Small bowel bacterial overgrowth

Other Names:
Bacterial dysbiosis of the intestine

Small bowel bacterial overgrowth (SBBO) is a proliferation of colonic-type bacteria in the upper gastrointestinal tract (the stomach, duodenum and jenjunum). It only occurs when the normal defenses against bacterial proliferation are reduced by factors such as slowed peristalic motion, reduced gastric acidity, exposure to antibiotics and surgical resection of the small intestine.  SBBO causes malabsorption, lethargy, fatigue and various gastrointestinal symptoms. It is difficult to eradicate, and is principally treated by trying to eliminate the overgrown population of microbes with various antimicrobial drugs. It often requires continued treatment.

Bacterial overgrowth has a number of other undesirable effects, including reduced stomach acidity, reduced nutrient absorption, increased inflammation, and raising the risk of stomach cancer.


Researchers in Italy detected small bowel bacterial overgrowth (SIBO) in 50% of patients using proton pump inhibiting drugs (PPIs) for reducing stomach acid, compared to only 6% of healthy control subjects. The prevalence of SIBO increased after one year of treatment with PPIs.

Fermentation of malabsorbed carbohydrates produces hydrogen gas in the intestines. Hydrogen gas is the preferred energy source for Helicobacter pylori which colonises the stomach and reduces acid production there for its own survival. Elevated levels of hydrogen gas are also associated with other nasty bugs such as Salmonella, E. coli and Campylobacter jejuni, the leading cause of bacterial human diarrhea illnesses in the world. Excessive fructose, certain types of fiber and starch, and particularly wheat, increase hydrogen production, and thus increase the risk of infection by H. pylori and other pathogenic bacteria.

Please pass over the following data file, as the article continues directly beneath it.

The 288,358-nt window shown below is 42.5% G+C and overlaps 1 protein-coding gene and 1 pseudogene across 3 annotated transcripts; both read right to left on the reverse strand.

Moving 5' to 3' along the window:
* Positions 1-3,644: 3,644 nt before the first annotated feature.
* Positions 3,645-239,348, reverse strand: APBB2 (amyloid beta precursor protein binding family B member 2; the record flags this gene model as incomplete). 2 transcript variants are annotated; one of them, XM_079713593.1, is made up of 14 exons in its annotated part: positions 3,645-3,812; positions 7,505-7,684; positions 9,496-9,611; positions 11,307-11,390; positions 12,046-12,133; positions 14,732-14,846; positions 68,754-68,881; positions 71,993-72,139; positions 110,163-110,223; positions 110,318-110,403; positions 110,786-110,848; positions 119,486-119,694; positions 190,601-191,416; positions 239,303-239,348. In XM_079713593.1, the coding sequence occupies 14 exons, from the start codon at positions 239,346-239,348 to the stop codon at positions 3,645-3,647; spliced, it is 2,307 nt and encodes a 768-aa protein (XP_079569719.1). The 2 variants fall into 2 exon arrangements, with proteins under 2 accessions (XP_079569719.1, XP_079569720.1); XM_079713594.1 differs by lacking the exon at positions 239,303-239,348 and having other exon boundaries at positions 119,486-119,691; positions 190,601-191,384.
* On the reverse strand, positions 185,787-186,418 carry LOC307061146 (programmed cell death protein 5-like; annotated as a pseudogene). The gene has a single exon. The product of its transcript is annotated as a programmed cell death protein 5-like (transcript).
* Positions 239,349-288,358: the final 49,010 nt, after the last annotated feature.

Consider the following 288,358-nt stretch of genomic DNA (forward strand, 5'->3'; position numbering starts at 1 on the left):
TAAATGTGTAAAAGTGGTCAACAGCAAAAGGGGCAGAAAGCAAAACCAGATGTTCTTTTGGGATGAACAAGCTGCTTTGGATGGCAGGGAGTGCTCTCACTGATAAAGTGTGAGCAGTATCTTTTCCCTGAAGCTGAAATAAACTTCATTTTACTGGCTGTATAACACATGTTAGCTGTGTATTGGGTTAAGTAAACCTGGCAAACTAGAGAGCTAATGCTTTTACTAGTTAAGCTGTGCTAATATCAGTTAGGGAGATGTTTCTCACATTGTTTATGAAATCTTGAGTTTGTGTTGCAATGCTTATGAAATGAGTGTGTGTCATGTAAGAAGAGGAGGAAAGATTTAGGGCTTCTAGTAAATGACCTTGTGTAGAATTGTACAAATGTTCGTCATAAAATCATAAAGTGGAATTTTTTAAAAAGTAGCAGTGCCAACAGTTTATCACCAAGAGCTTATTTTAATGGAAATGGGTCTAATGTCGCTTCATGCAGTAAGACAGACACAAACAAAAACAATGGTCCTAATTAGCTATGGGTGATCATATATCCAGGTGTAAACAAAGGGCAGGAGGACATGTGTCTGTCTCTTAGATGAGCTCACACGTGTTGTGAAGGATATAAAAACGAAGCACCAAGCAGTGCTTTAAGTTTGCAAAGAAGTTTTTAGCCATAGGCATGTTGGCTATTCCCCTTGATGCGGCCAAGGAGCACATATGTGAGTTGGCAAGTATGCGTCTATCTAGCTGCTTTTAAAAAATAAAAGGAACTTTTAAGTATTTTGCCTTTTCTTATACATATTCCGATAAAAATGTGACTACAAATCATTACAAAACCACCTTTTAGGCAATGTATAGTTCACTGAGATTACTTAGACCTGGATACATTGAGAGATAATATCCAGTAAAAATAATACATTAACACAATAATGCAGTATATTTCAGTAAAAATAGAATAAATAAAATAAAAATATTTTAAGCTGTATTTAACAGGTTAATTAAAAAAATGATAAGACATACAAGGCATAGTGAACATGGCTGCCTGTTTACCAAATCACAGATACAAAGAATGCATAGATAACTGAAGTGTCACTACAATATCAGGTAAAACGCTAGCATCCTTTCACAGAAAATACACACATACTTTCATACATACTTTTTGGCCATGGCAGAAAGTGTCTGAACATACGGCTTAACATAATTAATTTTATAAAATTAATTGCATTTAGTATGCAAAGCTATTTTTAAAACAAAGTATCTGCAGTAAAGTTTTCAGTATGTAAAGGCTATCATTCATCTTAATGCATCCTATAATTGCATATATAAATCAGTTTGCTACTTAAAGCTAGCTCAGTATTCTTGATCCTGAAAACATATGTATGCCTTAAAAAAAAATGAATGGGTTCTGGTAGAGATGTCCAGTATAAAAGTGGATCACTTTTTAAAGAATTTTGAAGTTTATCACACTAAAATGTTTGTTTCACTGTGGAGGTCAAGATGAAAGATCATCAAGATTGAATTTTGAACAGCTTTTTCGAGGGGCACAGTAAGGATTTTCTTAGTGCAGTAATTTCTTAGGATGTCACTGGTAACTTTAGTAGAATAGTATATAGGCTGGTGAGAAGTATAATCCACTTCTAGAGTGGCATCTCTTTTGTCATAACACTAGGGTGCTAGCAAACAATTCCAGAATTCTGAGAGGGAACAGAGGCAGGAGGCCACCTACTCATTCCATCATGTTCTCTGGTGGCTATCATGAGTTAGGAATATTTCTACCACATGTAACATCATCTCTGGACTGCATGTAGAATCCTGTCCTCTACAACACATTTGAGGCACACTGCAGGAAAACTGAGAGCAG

A high carbohydrate diet promotes bacterial overgrowth.  A low-carb (LC) diet would reduce bacterial overgrowth.  It is not the amount of carbohydrates that is important, but the type of carbohydrates. The theory is that the longer chain carbohydrates (disaccharides and polysacharides) are the ones that feed bad bacteria in our guts, while short chain carbohydrates (monosacharides) don’t pose a problem. 

Narrower Problems:
Helicobacter pylori infection
Related Problems:
Problem Type:
E: Emanations of other problems
Date of last update
12.07.2019 – 11:48 CEST